Speculating: it's a sort of reverse-mule situation. Cylon-cylon coupling (did I actually just write that....) is not viable, but human-cylon coupling is and, presumably, the offspring of the latter is as well.

Re: TV in general. I agree with the point that, as there's a lot more choice now, there's more quality and crap and we are fortunate that the crap can be easily ignored if one chooses.

If you ever catch an episode of one of the top shows from the 80's, they have not aged well. Magnum, for example.

I broke down last night-- we were planning on waiting until the second part came out and watching them together, but seeing this thread encouraged a rush to watch it sooner. Despite knowing they'd make us wait on a cliff hanger...

I like your recap style Andrew-- did you live blog during the episode?

Scott,

I took some notes during the show, but I didn't write it all up until the next morning. It gives me a little time to review things in my mind that way.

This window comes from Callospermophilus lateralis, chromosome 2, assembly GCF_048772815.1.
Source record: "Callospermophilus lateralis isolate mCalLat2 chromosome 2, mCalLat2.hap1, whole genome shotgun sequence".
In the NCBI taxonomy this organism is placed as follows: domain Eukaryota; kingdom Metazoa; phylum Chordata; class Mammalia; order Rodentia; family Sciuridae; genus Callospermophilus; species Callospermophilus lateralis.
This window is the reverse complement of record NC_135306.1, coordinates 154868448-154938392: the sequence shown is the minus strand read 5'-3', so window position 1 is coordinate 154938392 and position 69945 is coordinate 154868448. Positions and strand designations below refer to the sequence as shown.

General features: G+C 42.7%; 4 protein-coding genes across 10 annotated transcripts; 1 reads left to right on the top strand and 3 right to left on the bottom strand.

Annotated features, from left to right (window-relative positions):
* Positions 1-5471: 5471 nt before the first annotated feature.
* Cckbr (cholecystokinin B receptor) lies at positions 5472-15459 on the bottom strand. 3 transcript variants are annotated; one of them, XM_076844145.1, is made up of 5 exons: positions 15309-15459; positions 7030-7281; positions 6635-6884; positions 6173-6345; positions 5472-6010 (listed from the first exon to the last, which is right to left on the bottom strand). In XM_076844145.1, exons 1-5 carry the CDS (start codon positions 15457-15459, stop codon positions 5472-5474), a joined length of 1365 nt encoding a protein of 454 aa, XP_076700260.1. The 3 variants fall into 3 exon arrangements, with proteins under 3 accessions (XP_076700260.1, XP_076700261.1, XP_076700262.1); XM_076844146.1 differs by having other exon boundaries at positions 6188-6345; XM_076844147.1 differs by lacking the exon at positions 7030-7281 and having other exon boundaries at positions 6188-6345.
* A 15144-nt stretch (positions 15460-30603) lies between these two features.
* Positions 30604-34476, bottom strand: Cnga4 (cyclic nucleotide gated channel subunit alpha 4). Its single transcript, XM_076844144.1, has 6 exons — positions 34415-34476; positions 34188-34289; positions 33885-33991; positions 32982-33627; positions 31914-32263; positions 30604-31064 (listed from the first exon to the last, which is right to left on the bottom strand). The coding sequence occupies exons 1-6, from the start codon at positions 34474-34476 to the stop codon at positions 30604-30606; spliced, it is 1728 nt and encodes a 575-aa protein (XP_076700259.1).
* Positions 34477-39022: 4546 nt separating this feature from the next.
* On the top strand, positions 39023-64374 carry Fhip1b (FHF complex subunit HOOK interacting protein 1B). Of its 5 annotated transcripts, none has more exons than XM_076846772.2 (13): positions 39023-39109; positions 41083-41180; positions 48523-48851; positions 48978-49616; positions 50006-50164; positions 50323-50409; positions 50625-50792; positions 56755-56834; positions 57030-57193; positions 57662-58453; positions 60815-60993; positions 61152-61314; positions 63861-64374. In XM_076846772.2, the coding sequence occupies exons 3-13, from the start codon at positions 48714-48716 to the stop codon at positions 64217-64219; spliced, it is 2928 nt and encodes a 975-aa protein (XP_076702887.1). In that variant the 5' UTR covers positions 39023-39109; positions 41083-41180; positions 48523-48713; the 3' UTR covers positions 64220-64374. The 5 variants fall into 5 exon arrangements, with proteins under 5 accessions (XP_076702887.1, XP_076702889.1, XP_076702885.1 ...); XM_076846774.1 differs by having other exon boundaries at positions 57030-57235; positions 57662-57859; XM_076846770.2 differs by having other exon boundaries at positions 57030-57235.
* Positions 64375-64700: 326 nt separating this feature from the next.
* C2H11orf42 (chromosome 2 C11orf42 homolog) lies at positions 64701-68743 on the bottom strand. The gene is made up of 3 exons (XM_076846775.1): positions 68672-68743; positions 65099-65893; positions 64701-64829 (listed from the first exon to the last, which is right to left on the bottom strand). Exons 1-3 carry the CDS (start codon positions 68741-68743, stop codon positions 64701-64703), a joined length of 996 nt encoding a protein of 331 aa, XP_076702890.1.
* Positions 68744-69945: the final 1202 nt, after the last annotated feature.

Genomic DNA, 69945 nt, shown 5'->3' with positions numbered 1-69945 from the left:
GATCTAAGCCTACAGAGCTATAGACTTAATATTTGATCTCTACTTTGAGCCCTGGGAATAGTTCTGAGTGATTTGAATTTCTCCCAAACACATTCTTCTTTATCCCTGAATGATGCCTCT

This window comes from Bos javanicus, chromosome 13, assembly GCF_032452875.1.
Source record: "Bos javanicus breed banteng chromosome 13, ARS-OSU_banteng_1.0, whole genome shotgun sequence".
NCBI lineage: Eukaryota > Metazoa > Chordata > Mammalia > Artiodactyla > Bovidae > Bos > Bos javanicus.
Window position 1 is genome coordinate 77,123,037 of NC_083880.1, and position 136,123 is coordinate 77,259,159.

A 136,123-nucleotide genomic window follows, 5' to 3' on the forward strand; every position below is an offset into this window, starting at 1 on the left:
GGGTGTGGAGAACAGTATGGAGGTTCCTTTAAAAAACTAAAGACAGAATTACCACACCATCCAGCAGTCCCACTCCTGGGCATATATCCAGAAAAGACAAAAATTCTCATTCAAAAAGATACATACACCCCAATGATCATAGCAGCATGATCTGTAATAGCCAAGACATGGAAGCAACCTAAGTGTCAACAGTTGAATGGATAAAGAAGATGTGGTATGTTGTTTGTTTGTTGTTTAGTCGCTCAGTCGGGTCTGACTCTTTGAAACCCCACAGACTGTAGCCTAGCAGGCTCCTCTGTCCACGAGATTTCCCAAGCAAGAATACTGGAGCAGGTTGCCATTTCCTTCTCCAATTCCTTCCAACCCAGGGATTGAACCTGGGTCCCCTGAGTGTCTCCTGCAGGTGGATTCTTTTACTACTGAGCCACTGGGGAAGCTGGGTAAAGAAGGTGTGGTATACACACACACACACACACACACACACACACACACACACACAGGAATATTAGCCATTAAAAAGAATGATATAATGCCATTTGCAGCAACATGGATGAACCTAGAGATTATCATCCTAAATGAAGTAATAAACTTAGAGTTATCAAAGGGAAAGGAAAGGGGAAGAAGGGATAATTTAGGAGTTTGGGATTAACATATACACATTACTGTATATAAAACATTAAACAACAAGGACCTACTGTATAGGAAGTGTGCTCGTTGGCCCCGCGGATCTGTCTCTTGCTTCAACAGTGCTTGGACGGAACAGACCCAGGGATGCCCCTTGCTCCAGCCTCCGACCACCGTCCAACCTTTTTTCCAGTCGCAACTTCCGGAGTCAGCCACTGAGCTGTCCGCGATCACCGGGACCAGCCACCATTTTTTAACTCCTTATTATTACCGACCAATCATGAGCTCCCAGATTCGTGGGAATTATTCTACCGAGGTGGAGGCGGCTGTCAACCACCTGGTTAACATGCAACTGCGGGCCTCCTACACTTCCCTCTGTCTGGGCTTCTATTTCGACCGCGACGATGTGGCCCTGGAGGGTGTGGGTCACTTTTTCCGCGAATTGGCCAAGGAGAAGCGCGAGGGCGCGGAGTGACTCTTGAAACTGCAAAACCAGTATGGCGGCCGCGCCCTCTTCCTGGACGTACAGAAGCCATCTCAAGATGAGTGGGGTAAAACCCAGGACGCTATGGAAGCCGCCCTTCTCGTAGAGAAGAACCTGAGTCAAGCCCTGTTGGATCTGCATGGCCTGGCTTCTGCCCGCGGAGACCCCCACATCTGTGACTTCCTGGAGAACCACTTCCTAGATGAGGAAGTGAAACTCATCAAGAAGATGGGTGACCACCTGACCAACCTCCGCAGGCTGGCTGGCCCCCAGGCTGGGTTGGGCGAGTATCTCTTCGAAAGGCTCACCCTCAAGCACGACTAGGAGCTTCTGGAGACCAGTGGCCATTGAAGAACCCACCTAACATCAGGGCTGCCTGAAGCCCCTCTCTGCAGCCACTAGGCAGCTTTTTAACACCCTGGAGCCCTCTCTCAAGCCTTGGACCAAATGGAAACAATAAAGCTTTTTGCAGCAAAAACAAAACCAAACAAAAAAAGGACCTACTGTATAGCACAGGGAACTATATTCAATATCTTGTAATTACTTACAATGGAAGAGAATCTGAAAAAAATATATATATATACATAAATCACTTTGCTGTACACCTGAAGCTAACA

In re Exodus II:

Um. Wow.

Do we get BSG blogging 2? (After all, this post got me to watch it, much to my delight...)

I've actually been piecing together the series from reruns. Especially when it's available on one of the HD stations.

Edward James Olmos...I first saw him in Bladerunner (although he had just a small part), but he was the best part of Miami Vice. By far.

Edward James Olmos...I first saw him in Bladerunner (although he had just a small part), but he was the best part of Miami Vice.

Legend has it he was offered the chance to reprise his role for the movie, and his answer was a 20 minute video that was simply him glaring at the camera spitting out "no" over and over.

Not meaning to be pedantic, I think that he just stared at the camera for 20 minutes, which seems more in character.